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Wild Cam: Tracking Venezuelan dolphins
Researchers are tracking dolphin populations across parts of the Venezuelan coast in an effort to improve information in an understudied part of the Caribbean Sea.
“Venezuela holds 33% of the cetacean species, and its patrimonial sea covers one-fifth of the Caribbean Sea,” said Sergio Cobarrubia, a marine biologist with the Venezuelan Institute of Scientific Investigations. “The information gaps in cetology are enormous.” Much of that is due to lack of funding, he said.
But Cobarrubia and his colleagues have been working to fill in these gaps by conducting maritime surveys in an area in the state of Aragua, between Turiamo Bay and Puerto Colombia in north central Venezuela.
“There is very little known at all about the more than 20 cetacean species that have been recorded in this area,” said TWS member Shannon Barber-Meyer, a research wildlife biologist with the U.S. Geological Survey working with Cobarrubia on this research. Barber-Meyer recently presented their research on a population of bottlenose dolphins (Tursiops truncatus) at The Wildlife Society’s virtual 2021 Annual Conference.
Between 2004 and 2008, Cobarrubia set out by boat in an area about three kilometers offshore to study the dolphins. In total, he conducted 100 surveys on dolphins over 30-kilometer transects.
“It’s a really special area,” Barber-Meyer said, “because of the limited human impact there.”
Each trip took about three to four hours, during which time Cobarrubia snapped photos of the bottlenose dolphins and other cetaceans he saw.
He analyzed these photos and identified dolphins based on notches in their fins unique to each individual. Based on whether he saw the same individuals again over the four-year period, he and Barber-Meyer created a capture-recapture type model to estimate the dolphin population in the area.
They found the bottlenose population was made up of about 41 individuals during this time and stayed reasonably stable at that number. Barber-Meyer said small population sizes of 200 or less are typical of coastal bottlenose dolphins.
In addition, the nutrients in this area may not be enough to support many more dolphins due to relatively weak upwelling from deeper waters and minimal influxes of nutrients from rivers.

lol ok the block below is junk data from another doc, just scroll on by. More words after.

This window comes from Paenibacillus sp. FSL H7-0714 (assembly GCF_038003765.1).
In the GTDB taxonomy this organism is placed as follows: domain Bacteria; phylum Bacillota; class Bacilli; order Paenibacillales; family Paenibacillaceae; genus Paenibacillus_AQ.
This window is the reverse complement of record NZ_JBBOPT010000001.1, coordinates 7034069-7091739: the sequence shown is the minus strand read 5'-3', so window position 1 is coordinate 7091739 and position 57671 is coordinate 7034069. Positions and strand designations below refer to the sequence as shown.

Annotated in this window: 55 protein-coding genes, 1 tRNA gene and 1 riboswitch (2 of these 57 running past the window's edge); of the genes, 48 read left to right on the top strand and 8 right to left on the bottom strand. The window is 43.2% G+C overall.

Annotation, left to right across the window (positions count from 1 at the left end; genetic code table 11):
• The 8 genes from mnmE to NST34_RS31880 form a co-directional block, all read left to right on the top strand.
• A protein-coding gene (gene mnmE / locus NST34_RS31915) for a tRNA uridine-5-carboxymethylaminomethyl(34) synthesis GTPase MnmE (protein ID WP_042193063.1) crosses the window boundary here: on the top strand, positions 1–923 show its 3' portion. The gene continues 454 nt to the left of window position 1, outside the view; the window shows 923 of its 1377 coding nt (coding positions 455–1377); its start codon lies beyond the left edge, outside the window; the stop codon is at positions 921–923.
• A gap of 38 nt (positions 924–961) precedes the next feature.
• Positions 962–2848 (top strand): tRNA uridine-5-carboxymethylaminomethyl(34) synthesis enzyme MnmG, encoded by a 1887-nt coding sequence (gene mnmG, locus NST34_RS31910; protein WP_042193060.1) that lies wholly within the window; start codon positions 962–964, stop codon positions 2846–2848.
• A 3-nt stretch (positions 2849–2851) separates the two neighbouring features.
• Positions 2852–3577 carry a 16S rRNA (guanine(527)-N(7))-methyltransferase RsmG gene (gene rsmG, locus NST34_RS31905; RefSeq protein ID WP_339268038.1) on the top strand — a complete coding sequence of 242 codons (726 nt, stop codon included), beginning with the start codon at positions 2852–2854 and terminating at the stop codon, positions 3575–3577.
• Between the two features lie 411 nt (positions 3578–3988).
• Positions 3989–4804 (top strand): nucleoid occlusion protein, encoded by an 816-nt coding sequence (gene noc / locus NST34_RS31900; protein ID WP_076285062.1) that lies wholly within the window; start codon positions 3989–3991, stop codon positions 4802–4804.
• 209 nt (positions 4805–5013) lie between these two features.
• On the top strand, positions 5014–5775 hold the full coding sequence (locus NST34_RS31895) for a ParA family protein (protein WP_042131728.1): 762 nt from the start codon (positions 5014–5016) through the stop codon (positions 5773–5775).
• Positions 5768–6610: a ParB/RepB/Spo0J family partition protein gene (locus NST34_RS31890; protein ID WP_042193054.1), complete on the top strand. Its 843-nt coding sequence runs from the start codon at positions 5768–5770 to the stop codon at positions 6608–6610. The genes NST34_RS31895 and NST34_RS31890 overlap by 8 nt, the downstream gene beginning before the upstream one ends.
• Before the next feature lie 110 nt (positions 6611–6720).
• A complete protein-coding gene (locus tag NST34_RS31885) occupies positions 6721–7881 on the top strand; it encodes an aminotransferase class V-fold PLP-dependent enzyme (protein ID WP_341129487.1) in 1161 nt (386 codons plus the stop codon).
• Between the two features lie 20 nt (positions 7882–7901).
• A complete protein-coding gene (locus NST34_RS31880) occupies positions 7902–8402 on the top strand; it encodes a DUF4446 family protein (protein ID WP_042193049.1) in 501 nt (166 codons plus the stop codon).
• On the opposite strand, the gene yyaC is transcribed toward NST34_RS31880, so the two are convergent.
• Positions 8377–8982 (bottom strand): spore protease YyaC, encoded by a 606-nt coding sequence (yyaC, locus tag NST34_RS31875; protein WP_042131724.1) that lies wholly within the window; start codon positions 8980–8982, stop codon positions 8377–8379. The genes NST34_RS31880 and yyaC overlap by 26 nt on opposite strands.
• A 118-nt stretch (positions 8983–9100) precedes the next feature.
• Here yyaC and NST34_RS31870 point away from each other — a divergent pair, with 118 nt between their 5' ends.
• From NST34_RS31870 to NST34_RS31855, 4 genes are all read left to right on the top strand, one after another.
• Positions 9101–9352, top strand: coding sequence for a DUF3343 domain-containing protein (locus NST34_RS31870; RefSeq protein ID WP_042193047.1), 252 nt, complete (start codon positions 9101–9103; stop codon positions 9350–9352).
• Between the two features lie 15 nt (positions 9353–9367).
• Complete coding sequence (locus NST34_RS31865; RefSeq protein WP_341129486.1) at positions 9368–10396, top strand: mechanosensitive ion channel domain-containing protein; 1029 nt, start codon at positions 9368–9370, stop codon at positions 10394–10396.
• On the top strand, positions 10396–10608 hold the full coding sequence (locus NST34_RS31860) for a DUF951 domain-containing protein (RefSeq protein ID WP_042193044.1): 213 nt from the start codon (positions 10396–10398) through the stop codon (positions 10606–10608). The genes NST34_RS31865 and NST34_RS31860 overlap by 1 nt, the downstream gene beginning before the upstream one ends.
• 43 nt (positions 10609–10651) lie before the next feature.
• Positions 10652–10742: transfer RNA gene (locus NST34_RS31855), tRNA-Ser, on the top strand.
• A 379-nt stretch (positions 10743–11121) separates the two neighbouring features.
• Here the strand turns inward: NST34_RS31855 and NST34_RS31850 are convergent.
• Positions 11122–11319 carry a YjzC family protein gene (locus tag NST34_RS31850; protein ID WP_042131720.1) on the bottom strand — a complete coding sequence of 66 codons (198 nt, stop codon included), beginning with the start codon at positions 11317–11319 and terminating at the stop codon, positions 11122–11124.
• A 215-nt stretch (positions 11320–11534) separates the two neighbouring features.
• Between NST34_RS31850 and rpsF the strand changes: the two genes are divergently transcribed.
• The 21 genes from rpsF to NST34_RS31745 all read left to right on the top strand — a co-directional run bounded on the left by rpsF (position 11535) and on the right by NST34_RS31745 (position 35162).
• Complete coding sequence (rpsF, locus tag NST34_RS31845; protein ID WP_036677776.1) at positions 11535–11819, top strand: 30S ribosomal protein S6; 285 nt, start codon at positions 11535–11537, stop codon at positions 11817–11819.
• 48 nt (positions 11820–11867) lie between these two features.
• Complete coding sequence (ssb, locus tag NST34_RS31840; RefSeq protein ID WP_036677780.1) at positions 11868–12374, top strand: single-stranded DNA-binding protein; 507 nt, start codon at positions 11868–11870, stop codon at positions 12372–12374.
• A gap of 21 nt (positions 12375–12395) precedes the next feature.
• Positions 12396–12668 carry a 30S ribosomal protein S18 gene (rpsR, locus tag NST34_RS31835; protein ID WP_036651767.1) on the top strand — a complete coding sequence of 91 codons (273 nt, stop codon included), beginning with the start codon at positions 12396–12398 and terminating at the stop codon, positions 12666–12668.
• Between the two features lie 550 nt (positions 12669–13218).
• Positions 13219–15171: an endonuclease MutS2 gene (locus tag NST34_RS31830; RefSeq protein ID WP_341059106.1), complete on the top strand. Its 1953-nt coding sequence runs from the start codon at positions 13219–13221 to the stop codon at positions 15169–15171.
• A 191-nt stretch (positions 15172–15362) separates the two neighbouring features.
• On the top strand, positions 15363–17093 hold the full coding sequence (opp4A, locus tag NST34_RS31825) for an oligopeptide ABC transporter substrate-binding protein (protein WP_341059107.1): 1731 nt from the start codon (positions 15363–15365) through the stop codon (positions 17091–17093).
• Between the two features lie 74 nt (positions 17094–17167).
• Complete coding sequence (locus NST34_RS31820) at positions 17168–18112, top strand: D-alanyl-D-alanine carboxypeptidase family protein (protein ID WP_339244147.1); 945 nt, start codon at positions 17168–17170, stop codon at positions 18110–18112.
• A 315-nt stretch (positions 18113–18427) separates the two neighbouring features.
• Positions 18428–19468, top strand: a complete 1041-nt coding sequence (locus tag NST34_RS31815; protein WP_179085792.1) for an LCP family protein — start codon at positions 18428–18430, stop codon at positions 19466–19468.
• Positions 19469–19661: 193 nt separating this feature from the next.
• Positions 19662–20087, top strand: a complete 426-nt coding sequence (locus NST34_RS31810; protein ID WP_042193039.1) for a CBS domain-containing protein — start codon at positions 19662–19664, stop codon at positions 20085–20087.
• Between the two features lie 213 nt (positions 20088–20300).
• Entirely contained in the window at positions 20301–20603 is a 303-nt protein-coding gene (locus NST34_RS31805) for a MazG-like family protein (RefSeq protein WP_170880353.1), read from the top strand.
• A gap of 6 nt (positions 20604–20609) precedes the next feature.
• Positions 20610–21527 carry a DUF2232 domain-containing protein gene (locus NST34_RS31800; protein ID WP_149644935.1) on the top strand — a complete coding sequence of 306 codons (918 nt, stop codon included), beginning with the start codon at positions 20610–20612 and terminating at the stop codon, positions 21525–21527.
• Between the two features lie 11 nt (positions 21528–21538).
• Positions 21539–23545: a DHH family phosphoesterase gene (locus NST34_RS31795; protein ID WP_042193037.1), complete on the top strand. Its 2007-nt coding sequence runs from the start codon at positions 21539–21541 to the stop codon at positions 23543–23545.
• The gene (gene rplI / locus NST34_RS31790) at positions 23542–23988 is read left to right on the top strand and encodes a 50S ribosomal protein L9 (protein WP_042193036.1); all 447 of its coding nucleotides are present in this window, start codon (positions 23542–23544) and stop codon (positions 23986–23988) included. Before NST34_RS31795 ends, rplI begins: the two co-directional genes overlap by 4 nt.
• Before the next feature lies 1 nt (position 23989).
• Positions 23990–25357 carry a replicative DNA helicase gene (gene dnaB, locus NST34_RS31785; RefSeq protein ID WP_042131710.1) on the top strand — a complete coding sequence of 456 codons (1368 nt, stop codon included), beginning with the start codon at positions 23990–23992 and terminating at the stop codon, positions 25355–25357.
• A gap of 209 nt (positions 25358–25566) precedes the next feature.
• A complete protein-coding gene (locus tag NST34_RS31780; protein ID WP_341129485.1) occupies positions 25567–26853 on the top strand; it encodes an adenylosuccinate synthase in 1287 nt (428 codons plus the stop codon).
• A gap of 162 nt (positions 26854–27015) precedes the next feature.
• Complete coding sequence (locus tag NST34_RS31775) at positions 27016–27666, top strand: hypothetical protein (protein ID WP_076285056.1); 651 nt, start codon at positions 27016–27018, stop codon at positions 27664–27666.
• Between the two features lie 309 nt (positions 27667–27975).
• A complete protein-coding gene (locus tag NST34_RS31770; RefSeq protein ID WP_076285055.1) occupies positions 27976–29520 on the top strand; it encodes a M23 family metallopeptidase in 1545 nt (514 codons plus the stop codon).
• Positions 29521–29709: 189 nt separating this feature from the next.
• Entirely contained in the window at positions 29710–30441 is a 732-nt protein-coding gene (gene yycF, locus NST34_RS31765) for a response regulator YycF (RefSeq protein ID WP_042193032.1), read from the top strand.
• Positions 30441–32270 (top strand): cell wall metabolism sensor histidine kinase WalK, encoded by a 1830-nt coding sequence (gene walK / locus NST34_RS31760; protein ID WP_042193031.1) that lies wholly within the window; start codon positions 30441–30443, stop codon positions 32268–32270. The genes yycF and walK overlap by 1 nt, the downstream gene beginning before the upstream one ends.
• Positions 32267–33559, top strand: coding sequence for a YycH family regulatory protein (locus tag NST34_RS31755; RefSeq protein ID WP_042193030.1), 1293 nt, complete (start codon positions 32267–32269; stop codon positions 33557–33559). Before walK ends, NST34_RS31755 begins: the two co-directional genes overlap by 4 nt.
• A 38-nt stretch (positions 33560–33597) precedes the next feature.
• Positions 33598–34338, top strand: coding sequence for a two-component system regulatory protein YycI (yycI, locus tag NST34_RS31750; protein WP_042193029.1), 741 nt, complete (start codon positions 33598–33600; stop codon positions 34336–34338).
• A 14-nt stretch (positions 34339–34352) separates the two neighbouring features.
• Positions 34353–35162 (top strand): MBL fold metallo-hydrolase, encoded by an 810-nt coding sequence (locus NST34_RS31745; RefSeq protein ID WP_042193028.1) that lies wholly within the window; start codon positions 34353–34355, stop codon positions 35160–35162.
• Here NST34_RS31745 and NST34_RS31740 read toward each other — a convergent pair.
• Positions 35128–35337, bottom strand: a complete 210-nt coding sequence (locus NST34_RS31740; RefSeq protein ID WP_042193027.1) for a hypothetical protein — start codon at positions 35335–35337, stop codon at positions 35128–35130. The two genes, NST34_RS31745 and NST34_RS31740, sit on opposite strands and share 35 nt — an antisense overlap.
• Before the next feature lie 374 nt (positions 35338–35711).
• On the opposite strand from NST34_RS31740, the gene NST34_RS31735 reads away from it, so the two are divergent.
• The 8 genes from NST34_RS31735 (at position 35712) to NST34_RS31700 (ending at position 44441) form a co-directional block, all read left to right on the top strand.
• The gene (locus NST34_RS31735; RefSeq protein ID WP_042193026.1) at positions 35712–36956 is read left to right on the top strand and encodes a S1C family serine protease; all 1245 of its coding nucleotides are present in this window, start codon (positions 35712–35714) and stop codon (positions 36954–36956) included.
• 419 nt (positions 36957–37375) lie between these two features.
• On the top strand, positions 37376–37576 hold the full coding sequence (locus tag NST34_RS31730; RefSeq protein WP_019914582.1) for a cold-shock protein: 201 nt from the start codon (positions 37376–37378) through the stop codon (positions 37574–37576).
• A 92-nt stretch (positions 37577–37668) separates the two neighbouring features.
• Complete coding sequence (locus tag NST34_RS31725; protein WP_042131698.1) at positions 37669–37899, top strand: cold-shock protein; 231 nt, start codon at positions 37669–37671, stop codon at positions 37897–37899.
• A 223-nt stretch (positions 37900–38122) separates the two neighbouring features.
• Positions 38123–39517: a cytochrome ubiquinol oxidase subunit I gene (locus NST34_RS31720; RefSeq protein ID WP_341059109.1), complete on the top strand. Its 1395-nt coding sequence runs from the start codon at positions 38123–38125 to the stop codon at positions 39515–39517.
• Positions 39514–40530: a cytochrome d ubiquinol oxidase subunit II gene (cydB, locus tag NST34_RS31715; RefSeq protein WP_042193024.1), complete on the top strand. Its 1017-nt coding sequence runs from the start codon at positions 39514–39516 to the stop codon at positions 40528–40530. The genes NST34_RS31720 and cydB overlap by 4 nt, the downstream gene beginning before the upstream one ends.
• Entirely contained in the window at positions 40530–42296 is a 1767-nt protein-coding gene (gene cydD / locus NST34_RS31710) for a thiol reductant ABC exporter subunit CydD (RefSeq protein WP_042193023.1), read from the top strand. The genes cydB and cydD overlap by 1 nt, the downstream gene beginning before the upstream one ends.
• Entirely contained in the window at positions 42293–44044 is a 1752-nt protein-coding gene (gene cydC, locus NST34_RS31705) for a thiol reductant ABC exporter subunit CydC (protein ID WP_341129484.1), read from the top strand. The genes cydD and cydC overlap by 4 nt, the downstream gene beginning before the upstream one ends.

But this small population size puts the dolphins at risk from local environmental problems like oil spills or other kinds of contamination.
Bottlenose dolphins also shared the area with whale sharks (Rhincodon typus) and cetacean species like Atlantic spotted dolphins (Stenella frontalis), they found.
But the population of spotted dolphins has declined with encounter rates dropping by more than 90% during more recent follow up surveys between 2019 and 2020. The researchers aren’t yet sure why. There may be some level of competition between the dolphin species, though the two typically feed at different depths.
Overfishing doesn’t seem to be an issue in the area, where there are mostly artisanal fishers like those above. Trawling, an indiscriminate form of net fishing that can result in dolphin bycatch, has been banned since 2007 in Venezuelan waters.
The researchers are currently working on follow-up work looking at the locals’ perceptions of cetaceans in the area. They also want to examine the possible causes spotted dolphin decline.
Cobarrubia’s survey work has been limited since 2008 due to difficulty in finding financing, but he has spotted two of the individual dolphins seen during this survey 16 and 17 years later. He’d like to continue similar long-term dolphin research like the studies in Sarasota Bay in Florida or Shark Bay in Australia, but local funding is difficult to come by given the economic situation in Venezuela.
“International financial support for these activities is imperative,” Cobarrubia said.